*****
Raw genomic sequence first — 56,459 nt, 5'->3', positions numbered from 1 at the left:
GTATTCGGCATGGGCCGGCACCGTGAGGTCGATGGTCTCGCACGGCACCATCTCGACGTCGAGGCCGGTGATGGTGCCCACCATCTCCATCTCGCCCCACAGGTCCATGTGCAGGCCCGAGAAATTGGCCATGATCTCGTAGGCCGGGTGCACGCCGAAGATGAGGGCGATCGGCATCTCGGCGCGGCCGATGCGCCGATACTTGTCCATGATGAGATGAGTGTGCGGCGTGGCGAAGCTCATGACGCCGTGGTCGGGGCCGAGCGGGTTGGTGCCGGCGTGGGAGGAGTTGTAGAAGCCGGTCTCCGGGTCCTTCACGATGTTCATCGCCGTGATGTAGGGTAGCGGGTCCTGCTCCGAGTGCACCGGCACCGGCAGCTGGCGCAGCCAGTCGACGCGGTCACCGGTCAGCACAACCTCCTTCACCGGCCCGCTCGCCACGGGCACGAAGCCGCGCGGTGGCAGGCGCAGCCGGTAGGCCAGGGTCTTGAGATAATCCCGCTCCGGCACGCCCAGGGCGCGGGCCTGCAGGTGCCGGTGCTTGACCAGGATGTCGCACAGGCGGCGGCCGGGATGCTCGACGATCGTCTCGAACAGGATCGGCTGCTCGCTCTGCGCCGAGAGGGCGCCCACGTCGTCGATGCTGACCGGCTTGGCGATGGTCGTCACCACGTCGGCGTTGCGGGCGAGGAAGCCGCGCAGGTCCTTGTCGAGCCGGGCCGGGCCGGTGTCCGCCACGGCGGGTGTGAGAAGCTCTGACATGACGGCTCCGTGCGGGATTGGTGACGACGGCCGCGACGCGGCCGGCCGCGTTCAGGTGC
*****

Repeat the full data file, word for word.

Raw genomic sequence first — 56,459 nt, 5'->3', positions numbered from 1 at the left:
GTATTCGGCATGGGCCGGCACCGTGAGGTCGATGGTCTCGCACGGCACCATCTCGACGTCGAGGCCGGTGATGGTGCCCACCATCTCCATCTCGCCCCACAGGTCCATGTGCAGGCCCGAGAAATTGGCCATGATCTCGTAGGCCGGGTGCACGCCGAAGATGAGGGCGATCGGCATCTCGGCGCGGCCGATGCGCCGATACTTGTCCATGATGAGATGAGTGTGCGGCGTGGCGAAGCTCATGACGCCGTGGTCGGGGCCGAGCGGGTTGGTGCCGGCGTGGGAGGAGTTGTAGAAGCCGGTCTCCGGGTCCTTCACGATGTTCATCGCCGTGATGTAGGGTAGCGGGTCCTGCTCCGAGTGCACCGGCACCGGCAGCTGGCGCAGCCAGTCGACGCGGTCACCGGTCAGCACAACCTCCTTCACCGGCCCGCTCGCCACGGGCACGAAGCCGCGCGGTGGCAGGCGCAGCCGGTAGGCCAGGGTCTTGAGATAATCCCGCTCCGGCACGCCCAGGGCGCGGGCCTGCAGGTGCCGGTGCTTGACCAGGATGTCGCACAGGCGGCGGCCGGGATGCTCGACGATCGTCTCGAACAGGATCGGCTGCTCGCTCTGCGCCGAGAGGGCGCCCACGTCGTCGATGCTGACCGGCTTGGCGATGGTCGTCACCACGTCGGCGTTGCGGGCGAGGAAGCCGCGCAGGTCCTTGTCGAGCCGGGCCGGGCCGGTGTCCGCCACGGCGGGTGTGAGAAGCTCTGACATGACGGCTCCGTGCGGGATTGGTGACGACGGCCGCGACGCGGCCGGCCGCGTTCAGGTGC